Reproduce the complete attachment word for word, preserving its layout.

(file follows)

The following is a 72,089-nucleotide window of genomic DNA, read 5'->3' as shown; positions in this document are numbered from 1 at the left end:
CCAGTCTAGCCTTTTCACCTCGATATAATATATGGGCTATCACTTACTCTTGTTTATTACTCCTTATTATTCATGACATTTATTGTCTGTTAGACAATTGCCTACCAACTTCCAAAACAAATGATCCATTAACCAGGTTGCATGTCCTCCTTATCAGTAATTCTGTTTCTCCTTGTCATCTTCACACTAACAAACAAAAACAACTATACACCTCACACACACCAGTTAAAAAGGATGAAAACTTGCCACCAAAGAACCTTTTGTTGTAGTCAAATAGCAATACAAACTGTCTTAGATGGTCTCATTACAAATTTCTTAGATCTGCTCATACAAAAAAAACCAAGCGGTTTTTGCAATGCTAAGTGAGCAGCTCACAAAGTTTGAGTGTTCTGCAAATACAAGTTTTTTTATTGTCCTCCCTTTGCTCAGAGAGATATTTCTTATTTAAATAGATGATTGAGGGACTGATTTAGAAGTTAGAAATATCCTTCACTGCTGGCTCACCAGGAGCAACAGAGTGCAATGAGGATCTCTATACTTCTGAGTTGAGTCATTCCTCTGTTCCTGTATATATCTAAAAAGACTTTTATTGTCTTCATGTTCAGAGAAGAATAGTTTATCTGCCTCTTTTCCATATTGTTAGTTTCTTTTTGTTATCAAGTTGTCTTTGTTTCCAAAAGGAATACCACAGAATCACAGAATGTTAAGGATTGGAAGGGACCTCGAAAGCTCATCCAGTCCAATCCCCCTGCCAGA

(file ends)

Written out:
The following is a 72,089-nucleotide window of genomic DNA, read 5'->3' as shown; positions in this document are numbered from 1 at the left end:
CCAGTCTAGCCTTTTCACCTCGATATAATATATGGGCTATCACTTACTCTTGTTTATTACTCCTTATTATTCATGACATTTATTGTCTGTTAGACAATTGCCTACCAACTTCCAAAACAAATGATCCATTAACCAGGTTGCATGTCCTCCTTATCAGTAATTCTGTTTCTCCTTGTCATCTTCACACTAACAAACAAAAACAACTATACACCTCACACACACCAGTTAAAAAGGATGAAAACTTGCCACCAAAGAACCTTTTGTTGTAGTCAAATAGCAATACAAACTGTCTTAGATGGTCTCATTACAAATTTCTTAGATCTGCTCATACAAAAAAAACCAAGCGGTTTTTGCAATGCTAAGTGAGCAGCTCACAAAGTTTGAGTGTTCTGCAAATACAAGTTTTTTTATTGTCCTCCCTTTGCTCAGAGAGATATTTCTTATTTAAATAGATGATTGAGGGACTGATTTAGAAGTTAGAAATATCCTTCACTGCTGGCTCACCAGGAGCAACAGAGTGCAATGAGGATCTCTATACTTCTGAGTTGAGTCATTCCTCTGTTCCTGTATATATCTAAAAAGACTTTTATTGTCTTCATGTTCAGAGAAGAATAGTTTATCTGCCTCTTTTCCATATTGTTAGTTTCTTTTTGTTATCAAGTTGTCTTTGTTTCCAAAAGGAATACCACAGAATCACAGAATGTTAAGGATTGGAAGGGACCTCGAAAGCTCATCCAGTCCAATCCCCCTGCCAGA